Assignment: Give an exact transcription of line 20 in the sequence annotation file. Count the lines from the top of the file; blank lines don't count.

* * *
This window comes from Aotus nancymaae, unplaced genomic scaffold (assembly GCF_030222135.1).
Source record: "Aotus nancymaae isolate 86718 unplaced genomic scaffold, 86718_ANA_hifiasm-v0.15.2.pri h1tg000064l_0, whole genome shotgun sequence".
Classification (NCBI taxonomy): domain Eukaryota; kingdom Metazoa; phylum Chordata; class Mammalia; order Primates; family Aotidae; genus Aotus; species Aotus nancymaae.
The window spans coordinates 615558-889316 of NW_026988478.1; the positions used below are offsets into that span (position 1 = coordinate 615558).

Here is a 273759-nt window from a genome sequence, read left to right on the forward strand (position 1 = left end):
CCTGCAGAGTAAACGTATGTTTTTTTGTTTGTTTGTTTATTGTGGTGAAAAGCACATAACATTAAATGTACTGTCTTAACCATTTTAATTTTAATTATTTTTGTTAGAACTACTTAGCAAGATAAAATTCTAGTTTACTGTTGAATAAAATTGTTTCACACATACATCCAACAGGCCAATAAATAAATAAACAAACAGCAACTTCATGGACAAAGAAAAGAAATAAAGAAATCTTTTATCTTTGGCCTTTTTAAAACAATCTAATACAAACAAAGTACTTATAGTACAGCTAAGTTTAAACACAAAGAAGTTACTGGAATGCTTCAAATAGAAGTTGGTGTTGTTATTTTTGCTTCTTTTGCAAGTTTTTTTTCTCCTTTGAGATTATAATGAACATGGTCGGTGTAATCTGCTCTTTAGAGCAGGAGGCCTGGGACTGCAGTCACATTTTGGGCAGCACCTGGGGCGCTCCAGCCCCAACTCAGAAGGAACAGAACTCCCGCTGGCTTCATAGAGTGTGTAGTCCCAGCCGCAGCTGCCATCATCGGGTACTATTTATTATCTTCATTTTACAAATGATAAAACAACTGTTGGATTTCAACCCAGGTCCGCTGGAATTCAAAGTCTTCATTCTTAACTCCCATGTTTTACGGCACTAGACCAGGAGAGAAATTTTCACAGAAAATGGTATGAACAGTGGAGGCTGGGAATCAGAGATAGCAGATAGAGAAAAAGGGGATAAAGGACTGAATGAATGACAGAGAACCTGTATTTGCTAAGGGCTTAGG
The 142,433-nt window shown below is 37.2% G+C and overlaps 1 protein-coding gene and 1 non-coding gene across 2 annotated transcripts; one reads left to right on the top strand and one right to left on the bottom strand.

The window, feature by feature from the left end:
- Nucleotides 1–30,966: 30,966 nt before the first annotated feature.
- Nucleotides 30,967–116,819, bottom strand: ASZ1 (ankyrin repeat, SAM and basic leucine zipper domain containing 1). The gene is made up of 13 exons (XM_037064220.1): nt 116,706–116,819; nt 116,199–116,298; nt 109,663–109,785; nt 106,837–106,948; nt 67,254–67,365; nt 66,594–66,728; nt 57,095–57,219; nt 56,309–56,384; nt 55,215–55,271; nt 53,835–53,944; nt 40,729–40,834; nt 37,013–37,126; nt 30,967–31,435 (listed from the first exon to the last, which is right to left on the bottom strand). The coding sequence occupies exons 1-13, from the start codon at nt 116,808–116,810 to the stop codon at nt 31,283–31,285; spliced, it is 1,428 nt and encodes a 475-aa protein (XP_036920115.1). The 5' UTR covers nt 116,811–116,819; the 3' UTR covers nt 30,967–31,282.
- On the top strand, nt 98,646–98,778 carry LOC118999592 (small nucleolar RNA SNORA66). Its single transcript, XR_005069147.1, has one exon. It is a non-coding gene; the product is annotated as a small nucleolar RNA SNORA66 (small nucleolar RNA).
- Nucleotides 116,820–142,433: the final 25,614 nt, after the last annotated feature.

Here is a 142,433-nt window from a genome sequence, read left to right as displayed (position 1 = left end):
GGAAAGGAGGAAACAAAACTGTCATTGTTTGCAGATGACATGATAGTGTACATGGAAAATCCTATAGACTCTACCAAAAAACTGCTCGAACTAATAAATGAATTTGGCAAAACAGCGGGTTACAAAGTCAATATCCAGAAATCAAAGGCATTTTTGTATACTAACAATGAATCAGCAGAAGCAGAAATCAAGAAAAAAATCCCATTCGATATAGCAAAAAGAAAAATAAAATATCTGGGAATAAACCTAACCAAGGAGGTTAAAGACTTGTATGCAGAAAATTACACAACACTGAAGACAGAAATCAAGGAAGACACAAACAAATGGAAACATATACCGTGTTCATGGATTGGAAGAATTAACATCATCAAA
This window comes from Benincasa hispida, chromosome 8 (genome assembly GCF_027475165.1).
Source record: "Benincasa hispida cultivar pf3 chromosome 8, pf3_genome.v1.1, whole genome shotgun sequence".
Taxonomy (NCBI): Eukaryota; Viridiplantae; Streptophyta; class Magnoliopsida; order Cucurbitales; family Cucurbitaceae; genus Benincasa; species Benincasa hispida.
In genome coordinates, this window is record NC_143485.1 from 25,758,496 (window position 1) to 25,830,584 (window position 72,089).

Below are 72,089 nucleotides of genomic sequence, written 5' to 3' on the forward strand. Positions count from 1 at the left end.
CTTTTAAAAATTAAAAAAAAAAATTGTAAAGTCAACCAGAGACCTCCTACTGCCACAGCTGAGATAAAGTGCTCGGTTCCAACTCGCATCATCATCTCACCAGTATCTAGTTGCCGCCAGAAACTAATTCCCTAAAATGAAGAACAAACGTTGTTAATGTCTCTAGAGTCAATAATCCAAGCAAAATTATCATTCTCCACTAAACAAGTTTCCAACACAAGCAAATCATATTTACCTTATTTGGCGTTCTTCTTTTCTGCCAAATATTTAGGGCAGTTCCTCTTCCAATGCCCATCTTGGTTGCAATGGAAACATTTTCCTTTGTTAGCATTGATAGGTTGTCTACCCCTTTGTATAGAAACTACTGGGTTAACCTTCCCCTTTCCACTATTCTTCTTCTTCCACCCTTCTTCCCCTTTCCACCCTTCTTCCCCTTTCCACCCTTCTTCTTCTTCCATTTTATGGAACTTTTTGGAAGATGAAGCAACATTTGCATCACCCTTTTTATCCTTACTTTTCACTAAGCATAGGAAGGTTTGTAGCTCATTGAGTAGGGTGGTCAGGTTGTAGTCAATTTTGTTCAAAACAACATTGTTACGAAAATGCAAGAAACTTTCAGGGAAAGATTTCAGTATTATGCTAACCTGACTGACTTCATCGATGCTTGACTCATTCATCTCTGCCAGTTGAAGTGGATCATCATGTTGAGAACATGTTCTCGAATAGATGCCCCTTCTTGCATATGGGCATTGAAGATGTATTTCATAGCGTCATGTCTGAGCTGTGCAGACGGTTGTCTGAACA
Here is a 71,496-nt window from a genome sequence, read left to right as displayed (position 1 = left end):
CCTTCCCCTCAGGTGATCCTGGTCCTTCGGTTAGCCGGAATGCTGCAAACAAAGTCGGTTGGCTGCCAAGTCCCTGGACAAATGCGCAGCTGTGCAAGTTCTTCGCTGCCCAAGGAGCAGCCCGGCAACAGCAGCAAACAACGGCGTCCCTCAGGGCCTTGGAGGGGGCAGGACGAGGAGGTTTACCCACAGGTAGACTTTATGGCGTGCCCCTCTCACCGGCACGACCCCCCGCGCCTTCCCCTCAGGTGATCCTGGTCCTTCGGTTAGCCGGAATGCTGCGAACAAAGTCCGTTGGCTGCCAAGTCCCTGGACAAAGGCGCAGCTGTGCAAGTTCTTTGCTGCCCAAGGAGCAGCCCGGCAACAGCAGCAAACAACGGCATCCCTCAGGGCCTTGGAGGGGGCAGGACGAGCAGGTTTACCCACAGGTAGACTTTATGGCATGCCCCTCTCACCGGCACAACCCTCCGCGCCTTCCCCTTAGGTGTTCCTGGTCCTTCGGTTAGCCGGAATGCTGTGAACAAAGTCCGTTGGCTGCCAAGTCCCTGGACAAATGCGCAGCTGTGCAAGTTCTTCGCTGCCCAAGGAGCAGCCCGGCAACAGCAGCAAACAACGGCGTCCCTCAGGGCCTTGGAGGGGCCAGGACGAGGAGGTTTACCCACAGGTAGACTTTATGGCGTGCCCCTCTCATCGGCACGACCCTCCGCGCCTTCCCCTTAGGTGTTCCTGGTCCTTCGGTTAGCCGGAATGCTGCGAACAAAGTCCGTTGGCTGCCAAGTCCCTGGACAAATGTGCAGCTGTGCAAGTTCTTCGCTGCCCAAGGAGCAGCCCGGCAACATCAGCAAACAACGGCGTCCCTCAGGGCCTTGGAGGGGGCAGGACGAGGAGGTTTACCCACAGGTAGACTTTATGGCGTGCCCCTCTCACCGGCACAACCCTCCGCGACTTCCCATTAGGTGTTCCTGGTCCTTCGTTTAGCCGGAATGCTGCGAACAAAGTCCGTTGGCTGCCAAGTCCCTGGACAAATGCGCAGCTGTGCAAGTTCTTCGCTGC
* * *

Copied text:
CTTTTAAAAATTAAAAAAAAAAATTGTAAAGTCAACCAGAGACCTCCTACTGCCACAGCTGAGATAAAGTGCTCGGTTCCAACTCGCATCATCATCTCACCAGTATCTAGTTGCCGCCAGAAACTAATTCCCTAAAATGAAGAACAAACGTTGTTAATGTCTCTAGAGTCAATAATCCAAGCAAAATTATCATTCTCCACTAAACAAGTTTCCAACACAAGCAAATCATATTTACCTTATTTGGCGTTCTTCTTTTCTGCCAAATATTTAGGGCAGTTCCTCTTCCAATGCCCATCTTGGTTGCAATGGAAACATTTTCCTTTGTTAGCATTGATAGGTTGTCTACCCCTTTGTATAGAAACTACTGGGTTAACCTTCCCCTTTCCACTATTCTTCTTCTTCCACCCTTCTTCCCCTTTCCACCCTTCTTCCCCTTTCCACCCTTCTTCTTCTTCCATTTTATGGAACTTTTTGGAAGATGAAGCAACATTTGCATCACCCTTTTTATCCTTACTTTTCACTAAGCATAGGAAGGTTTGTAGCTCATTGAGTAGGGTGGTCAGGTTGTAGTCAATTTTGTTCAAAACAACATTGTTACGAAAATGCAAGAAACTTTCAGGGAAAGATTTCAGTATTATGCTAACCTGACTGACTTCATCGATGCTTGACTCATTCATCTCTGCCAGTTGAAGTGGATCATCATGTTGAGAACATGTTCTCGAATAGATGCCCCTTCTTGCATATGGGCATTGAAGATGTATTTCATAGCGTCATGTCTGAGCTGTGCAGACGGTTGTCTGAACA